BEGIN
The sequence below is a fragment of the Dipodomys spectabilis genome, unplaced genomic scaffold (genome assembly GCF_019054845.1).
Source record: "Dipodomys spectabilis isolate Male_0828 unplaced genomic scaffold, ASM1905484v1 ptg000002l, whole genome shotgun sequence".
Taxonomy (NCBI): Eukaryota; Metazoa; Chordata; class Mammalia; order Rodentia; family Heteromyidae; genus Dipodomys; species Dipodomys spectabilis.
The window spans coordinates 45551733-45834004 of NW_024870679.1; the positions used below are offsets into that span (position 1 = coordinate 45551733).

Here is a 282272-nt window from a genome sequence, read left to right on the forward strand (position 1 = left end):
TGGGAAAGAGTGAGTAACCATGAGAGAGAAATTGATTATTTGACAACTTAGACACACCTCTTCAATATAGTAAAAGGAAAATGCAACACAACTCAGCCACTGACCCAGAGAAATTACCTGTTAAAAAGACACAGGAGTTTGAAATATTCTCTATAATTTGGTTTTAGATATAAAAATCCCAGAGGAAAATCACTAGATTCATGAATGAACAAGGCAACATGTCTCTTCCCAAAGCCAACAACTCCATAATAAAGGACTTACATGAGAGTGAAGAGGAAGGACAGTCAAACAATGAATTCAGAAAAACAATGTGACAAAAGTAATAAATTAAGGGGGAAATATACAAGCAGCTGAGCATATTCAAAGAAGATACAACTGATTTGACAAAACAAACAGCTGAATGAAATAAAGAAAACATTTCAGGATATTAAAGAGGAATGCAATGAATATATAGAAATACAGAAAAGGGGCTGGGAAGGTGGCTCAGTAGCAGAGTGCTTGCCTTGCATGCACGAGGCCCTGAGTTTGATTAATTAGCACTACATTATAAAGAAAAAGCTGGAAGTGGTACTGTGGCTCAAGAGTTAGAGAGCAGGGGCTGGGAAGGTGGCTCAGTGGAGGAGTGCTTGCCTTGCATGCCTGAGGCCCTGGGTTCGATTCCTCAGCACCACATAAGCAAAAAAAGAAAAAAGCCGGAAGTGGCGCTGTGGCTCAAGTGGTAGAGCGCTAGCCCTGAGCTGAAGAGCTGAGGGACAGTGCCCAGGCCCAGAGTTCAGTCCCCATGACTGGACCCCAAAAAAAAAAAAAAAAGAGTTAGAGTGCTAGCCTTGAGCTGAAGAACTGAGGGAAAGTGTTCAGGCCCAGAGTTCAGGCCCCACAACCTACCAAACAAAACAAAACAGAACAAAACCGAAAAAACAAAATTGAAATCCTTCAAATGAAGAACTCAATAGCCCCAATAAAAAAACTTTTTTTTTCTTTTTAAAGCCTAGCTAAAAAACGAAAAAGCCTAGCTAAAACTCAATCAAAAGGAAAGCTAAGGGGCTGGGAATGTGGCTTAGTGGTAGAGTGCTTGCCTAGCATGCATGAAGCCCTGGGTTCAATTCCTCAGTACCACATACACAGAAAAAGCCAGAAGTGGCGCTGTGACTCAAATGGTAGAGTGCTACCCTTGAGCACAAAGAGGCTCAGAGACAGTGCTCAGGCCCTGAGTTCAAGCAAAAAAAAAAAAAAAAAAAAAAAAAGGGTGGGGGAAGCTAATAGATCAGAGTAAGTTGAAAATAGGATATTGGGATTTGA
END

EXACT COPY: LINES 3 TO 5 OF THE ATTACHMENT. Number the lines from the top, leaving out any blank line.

Taxonomy (NCBI): Eukaryota; Metazoa; Chordata; class Mammalia; order Rodentia; family Heteromyidae; genus Dipodomys; species Dipodomys spectabilis.
The window spans coordinates 45551733-45834004 of NW_024870679.1; the positions used below are offsets into that span (position 1 = coordinate 45551733).

Here is a 282272-nt window from a genome sequence, read left to right on the forward strand (position 1 = left end):